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MERIDEN — City Council candidates have mixed opinions about the city’s recent bid to buy the former Meriden-Wallingford Hospital building.
The city was the only bidder on the 7.1-acre former hospital site at a foreclosure auction Saturday. The $1.3 million bid will be vetted by the Foreclosure Committee and the owner, Bradley Research Center LLC, will have the opportunity to object to a sale. Otherwise, the seven-story dilapidated building will become the property of the city at no cost, since the city bid what had been owed in taxes.
City Manager Lawrence J. Kendzior said Monday he is confident the sale will be approved and that city officials will look to get a developer involved with the property, which could lead to new housing. The city already owns properties in the vicinity, including the former Factory H site and the multi-story former medical office building at 116 Cook Ave. Both properties are being considered for housing.
David Lowell, a Democrat seeking to retain the at-large City Council seat he was appointed to in July, said he is optimistic about the future of the property and he hopes it is not in the city’s possession for an extended period of time.
“Hopefully we can get the right developer in there and help clean up the neighborhood,” Lowell said, noting he would prefer a developer, not the city, either redevelop or raze the structure. “We certainly do not want to hold on to the property for a long duration.”
Lowell called the economy an “emerging” one, albeit slow, but said he could see a developer becoming interested without having to deal with the tax burden associated with it. He added that the new transit-oriented zoning district in the area could make the property easier to redevelop.
“I agree, it’s an eyesore and something needs to be done because it wasn’t being done with the existing owner,” Lowell said. “If we have the ability to make the property move where it was not being moved by others ... that’s what should be done.”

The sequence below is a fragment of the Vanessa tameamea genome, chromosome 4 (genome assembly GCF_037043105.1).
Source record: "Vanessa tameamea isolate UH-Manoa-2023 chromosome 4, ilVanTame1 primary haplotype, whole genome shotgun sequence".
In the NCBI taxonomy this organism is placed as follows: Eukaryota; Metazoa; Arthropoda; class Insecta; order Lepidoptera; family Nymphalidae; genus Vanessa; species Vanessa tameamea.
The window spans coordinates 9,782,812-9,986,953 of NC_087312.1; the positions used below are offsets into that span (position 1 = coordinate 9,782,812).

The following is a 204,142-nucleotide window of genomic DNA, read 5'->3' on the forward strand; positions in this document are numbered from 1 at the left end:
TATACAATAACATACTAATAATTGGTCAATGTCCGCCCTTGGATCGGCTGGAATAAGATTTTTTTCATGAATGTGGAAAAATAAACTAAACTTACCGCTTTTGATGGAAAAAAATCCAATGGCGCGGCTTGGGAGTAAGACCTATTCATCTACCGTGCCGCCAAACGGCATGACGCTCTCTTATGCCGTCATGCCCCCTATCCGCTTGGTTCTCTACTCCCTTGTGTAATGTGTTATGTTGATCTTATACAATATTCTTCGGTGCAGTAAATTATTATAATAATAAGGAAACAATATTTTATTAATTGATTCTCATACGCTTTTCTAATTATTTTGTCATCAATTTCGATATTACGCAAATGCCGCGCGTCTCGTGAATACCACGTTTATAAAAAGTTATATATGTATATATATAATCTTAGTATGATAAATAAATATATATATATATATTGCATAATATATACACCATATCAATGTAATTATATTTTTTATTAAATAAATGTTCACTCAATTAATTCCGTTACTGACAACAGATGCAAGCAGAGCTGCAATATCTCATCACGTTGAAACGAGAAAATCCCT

City Council candidate Lynn Ryder said she would prefer the city not become the troubled property’s landlord.
“Eventually the money has to come from somewhere to remodel it or tear it down, I would just hope that doesn’t fall on the taxpayer,” said Ryder, who is running in Area 1, which covers the former hospital site. “No offense to the city, I understand we acquire it and it’s not really going to cost us anything, but so you own it and keep it boarded up and do what with it, nothing? It doesn’t make sense to me.”
Ryder said she also had concerns about the potential cost to clean up the property, noting that the city has had to clean up many other properties. The city has a large number of projects going on, she added, and one more major one may be too many.
Ryder’s opponent in Area 1, Democratic incumbent Miguel Castro, said it is in the city’s best interest to take over the property since there has been some interest from developers. Castro said the building could serve as affordable housing and be a site for replacement units from the Mills Memorial Apartments, which city officials are talking about razing.
If a developer can take control, “the city would not have the burden of redeveloping or demolishing the property or dealing with the crimes and nuisances that we have currently,” Castro said.
Castro added that a developer could lead to an owner that pays taxes.
“This will have a positive impact on the neighborhood if it goes that way,” Castro said.
Democrat David Salafia, who is running for an at-large seat, said he doubted the possibility of a developer or private investor taking over the property because it has been on the market for close to 10 years. Though he expressed some concerns about city ownership, Salafia said he hopes the city owning the property could bring relief to the neighborhood and result in the building’s demolition.
“Hopefully we would look at state and federal funds so the burden isn’t on (local) taxpayers,” Salafia said. “Obviously the best result would be a private investor, but the hospital left it because it was a difficult building to utilize.”
Salafia, who is seeking to regain a council seat, said he toured the building several years ago with a former Meriden Housing Authority director who told Salafia the layout of the building makes it difficult for housing. But Salafia was optimistic that city ownership of the building would be better.
“It was something that was always hanging over our heads when I was on the council,” he said. “To have it just sit there and be idle hoping something would happen there is not good for the neighborhood or that corridor of the city ... I think we have to be creative and craft a way to make it work as far as eventually demolishing it.”
Lenny Rich, a Republican running for an at-large seat, said he had concerns about the taxes on the property piling up for years without anything being done. While he admitted to being unsure about the best future of the building because he has yet to see estimates, Rich said he hopes for a positive outcome.
“To clean (the contaminants) up worries me,” Rich said. “We’re talking more taxes to clean it up. There are parts of the building that could probably still be used ... My desire is that it turns out good.”
The other at-large candidate, We the People Party member Ron Perry, could not be reached for comment.
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